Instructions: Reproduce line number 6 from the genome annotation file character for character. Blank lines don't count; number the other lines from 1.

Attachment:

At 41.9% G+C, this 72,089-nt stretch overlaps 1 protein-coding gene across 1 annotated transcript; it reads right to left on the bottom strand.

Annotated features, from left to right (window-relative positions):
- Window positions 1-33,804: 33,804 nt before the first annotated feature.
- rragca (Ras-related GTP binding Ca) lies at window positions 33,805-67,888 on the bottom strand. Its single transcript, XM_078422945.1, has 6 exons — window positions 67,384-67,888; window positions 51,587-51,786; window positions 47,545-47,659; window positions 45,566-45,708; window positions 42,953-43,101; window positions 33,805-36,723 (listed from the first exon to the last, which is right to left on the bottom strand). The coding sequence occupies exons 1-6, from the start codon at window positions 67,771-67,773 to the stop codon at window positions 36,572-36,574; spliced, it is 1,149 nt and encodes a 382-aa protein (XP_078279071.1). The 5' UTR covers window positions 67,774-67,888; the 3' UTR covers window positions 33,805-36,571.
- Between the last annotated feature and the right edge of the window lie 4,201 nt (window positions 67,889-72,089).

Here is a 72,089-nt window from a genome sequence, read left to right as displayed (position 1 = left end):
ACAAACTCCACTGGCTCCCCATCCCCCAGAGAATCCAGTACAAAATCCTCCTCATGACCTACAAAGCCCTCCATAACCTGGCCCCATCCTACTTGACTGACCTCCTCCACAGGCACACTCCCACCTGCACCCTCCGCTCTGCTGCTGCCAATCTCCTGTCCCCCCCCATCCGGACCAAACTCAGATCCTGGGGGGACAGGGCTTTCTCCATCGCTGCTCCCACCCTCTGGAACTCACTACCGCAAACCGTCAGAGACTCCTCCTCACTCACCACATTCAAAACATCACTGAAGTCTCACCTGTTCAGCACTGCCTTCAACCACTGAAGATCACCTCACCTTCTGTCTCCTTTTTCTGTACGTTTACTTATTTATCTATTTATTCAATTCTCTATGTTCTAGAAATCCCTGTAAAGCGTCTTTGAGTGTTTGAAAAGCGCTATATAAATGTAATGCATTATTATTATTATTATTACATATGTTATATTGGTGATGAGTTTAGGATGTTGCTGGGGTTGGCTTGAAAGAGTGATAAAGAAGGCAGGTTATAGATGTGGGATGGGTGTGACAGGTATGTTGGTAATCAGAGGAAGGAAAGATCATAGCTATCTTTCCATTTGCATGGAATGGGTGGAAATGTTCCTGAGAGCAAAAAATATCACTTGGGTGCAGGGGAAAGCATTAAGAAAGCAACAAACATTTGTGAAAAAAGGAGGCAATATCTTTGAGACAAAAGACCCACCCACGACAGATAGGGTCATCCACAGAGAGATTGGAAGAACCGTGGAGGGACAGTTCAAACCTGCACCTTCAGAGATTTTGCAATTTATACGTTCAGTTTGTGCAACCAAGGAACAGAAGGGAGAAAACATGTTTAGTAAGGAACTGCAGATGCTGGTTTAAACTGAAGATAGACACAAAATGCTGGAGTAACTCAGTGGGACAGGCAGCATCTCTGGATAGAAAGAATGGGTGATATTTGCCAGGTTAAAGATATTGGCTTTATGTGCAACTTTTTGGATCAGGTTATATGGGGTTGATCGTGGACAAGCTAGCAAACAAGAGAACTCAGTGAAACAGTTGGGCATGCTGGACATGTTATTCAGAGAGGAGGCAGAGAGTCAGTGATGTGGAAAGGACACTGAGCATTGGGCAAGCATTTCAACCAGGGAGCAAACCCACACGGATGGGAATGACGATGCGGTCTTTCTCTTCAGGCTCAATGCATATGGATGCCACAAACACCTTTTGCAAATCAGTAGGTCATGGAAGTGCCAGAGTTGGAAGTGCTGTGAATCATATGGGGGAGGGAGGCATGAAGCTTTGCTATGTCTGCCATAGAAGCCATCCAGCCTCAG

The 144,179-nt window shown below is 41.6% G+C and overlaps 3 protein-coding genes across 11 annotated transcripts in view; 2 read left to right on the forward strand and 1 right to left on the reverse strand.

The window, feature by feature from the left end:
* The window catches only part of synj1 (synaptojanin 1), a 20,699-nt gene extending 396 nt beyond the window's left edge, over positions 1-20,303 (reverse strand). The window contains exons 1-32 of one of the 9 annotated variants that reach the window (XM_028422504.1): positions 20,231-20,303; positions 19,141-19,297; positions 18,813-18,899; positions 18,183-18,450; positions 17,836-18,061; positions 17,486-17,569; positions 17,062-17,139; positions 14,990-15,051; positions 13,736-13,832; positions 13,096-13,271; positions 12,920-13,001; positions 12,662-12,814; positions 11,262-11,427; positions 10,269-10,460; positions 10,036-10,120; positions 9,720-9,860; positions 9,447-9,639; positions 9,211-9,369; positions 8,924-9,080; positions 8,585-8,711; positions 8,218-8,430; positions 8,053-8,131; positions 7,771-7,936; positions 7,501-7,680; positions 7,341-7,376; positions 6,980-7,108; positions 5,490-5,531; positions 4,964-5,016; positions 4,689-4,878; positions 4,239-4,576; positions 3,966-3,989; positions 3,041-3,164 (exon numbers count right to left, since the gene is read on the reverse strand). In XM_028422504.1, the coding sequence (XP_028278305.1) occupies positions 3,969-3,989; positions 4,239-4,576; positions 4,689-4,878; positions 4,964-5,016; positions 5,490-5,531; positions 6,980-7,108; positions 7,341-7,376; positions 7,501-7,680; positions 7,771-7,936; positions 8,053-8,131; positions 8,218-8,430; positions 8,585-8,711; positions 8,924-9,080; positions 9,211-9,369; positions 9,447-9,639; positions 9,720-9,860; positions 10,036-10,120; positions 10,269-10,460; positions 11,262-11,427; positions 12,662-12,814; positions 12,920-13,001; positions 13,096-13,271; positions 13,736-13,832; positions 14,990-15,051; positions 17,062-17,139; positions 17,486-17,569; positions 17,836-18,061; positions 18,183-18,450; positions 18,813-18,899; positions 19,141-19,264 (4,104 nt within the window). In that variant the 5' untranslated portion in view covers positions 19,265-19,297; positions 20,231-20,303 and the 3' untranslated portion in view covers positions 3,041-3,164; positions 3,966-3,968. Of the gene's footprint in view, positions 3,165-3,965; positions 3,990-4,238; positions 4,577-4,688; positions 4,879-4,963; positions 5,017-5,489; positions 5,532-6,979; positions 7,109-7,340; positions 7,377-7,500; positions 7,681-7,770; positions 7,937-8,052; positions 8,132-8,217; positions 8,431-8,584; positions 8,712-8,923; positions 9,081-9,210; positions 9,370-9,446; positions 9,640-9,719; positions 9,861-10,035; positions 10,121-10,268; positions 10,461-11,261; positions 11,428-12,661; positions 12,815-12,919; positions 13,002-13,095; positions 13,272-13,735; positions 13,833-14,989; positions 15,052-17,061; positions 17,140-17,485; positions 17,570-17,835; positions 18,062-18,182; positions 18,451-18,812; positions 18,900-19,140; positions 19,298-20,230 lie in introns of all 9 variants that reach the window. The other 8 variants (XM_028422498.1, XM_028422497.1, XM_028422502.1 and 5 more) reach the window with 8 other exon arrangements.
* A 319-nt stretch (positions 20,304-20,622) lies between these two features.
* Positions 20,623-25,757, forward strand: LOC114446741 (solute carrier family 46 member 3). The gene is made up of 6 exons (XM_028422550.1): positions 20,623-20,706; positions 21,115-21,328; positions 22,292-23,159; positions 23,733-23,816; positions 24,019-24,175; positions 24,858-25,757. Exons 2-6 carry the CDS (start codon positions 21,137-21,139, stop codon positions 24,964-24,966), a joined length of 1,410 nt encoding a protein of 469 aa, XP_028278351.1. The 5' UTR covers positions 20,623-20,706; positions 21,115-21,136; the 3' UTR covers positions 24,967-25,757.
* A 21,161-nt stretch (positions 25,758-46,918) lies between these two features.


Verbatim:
Here is a 72,089-nt window from a genome sequence, read left to right as displayed (position 1 = left end):